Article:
Friday Night Plan movie review: Too clean for a teen film

Friday Night Plan movie review: Too clean for a teen film

Babil Khan is nervous but adorable in his second Netflix outing
Rating:(2.5 / 5)

It’s a bit difficult to relate with Excel Entertainment’s version of coming-of-age cinema. Let’s face it, for most of us our bachelor party won’t be in Spain (Zindagi Na Milegi Dobara) and nobody leaves for Goa on a whim (Dil Chahta Hai), even if you live in Mumbai. This is not to say that there is no connection with the characters or their journeys. It’s just that these stories are more aspirational than relatable. The ordeal the characters find themselves in runs the risk of being labelled as first-world problems. While watching their latest outing, Friday Night Plan, helmed by debutant director Vatsal Neelakantan, I kept on hoping for it to strike a chord with me. For it to take me back to my own teenage years, the pressures of board exams, the haywire hormones, the incessant need to be accepted among some coveted groups and in colleges. Sadly, what I got was a Disneyfied teen dramedy, shown in a rather American lens. Do kids these days really play beer pong at parties?

Cast: Babil Khan, Juhi Chawla, Ninad Kamat, Amrith Jayan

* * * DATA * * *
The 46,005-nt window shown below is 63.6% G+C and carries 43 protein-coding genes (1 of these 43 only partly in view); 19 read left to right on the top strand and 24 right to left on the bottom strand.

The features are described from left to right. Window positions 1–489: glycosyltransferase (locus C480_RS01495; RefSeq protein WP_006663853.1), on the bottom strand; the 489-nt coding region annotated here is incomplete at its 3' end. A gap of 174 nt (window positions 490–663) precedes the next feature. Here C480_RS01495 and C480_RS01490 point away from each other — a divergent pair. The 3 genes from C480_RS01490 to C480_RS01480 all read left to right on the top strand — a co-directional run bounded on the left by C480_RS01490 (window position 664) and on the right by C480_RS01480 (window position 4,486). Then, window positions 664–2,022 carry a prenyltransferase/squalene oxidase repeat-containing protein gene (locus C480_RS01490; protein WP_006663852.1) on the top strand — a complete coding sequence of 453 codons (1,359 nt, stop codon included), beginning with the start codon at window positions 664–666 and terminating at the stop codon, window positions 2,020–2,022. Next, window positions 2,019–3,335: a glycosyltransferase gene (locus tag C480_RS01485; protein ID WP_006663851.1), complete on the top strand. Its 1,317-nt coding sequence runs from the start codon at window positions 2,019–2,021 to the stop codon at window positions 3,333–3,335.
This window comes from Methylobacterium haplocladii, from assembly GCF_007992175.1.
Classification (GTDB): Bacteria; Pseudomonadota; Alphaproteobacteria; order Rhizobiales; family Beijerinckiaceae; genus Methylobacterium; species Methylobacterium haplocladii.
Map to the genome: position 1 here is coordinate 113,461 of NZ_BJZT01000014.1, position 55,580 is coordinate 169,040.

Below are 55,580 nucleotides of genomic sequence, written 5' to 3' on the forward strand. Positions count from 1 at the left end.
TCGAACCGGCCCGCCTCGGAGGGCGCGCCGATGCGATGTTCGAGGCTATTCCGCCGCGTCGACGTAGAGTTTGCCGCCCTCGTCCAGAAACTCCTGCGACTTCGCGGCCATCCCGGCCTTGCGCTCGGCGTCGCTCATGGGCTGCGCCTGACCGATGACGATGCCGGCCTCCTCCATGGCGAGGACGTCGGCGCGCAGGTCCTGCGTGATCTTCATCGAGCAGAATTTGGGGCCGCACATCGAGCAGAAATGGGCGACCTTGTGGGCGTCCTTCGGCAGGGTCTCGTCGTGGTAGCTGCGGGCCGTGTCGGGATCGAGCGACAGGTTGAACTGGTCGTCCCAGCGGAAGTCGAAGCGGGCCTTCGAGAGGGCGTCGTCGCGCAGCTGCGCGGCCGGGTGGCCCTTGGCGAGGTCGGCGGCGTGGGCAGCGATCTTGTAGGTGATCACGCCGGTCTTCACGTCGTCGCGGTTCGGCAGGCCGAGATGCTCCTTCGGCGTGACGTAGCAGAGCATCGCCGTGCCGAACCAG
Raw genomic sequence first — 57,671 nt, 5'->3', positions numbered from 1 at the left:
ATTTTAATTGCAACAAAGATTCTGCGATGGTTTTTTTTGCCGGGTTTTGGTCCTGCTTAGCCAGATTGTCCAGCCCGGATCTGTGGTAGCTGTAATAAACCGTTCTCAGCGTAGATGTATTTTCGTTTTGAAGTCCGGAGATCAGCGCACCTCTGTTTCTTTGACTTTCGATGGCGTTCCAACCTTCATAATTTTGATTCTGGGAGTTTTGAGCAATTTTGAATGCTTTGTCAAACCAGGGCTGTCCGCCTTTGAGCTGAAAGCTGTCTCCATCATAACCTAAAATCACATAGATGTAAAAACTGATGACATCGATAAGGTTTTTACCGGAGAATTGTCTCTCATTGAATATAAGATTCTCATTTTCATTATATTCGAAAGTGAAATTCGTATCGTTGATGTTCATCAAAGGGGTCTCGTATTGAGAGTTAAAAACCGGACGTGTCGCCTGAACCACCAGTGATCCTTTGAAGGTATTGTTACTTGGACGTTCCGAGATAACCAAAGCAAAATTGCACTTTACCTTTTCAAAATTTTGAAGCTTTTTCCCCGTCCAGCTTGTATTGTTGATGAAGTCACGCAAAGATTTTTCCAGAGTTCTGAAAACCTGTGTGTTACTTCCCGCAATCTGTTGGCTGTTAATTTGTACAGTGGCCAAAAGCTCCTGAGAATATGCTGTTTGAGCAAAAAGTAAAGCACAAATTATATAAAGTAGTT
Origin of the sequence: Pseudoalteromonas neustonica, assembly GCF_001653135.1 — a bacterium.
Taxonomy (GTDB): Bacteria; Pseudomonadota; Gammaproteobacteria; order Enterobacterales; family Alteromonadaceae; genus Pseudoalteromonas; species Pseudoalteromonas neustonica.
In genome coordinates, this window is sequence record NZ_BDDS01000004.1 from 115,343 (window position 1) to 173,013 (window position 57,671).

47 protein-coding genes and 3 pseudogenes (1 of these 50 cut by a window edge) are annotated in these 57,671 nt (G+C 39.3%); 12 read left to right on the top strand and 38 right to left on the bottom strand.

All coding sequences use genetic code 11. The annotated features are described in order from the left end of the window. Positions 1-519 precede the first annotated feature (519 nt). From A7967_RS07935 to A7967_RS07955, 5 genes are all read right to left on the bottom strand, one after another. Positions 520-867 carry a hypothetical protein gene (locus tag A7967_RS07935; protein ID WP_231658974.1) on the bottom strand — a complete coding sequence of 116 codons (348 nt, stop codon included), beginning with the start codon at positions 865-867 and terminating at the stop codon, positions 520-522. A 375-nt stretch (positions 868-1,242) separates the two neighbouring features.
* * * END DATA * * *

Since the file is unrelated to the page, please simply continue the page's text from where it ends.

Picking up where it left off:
Director: Vatsal Neelakantan

Streamer: Netflix

After scoring a winning goal by fluke at a football match, the rather nerdy and nobody Siddharth Menon aka Sid (a nervous but adorable Babil Khan) becomes the new popular guy at school. He gets an invite for the “Friday Night Plan” (FNP as the kids call it these days), which is basically an after-school party on a Friday. Sid has an overly enthusiastic younger brother Aditya aka Adi (an entertaining Amrith Jayan) who is desperate to attend. Their single mother (a bit too angelic Juhi Chawla) is out of town, the party is at Sid’s crush’s house, and they also have the car to themselves. What would the brothers do?

What is endearing about Friday Night Plan is that it is honest and innocent. It might be true in depicting the world of sanitized IB schools, where no student has pimples or braces, but it falters when it comes to exploring the uncertainty of youth. For Babil’s Sid, the only dilemma is to choose a college and that too his options range from the US to Africa. There is some thoughtful writing, depicting the relationship between him and his brother and their contrasting personalities. After losing their father, while Sid became the responsible elder brother, Adi is trying to find solace in being carefree. “You used to be fun… but after Dad you became so cynical,” he tells Sid during an altercation.

The fun bits feel a bit too safe. For two high school kids who have gotten the car out for the first time, the worst that happens is that it gets towed because they accidentally threw an egg at a cop. The policeman, played by Ninad Kamat, is as terrifying as a Looney Toons villain. I kept on wondering what worse could have happened? Would they have gotten into an accident? Probably Adi could have gotten too drunk and had to be dragged back home before their mother reaches? Could they have broken an expensive vase at the host’s house and then had to cover it up? Maybe they were caught by the cop and had to escape from the jail? The what-ifs could be endless but the what-is is rather plain, sometimes too sweet and always mellow.

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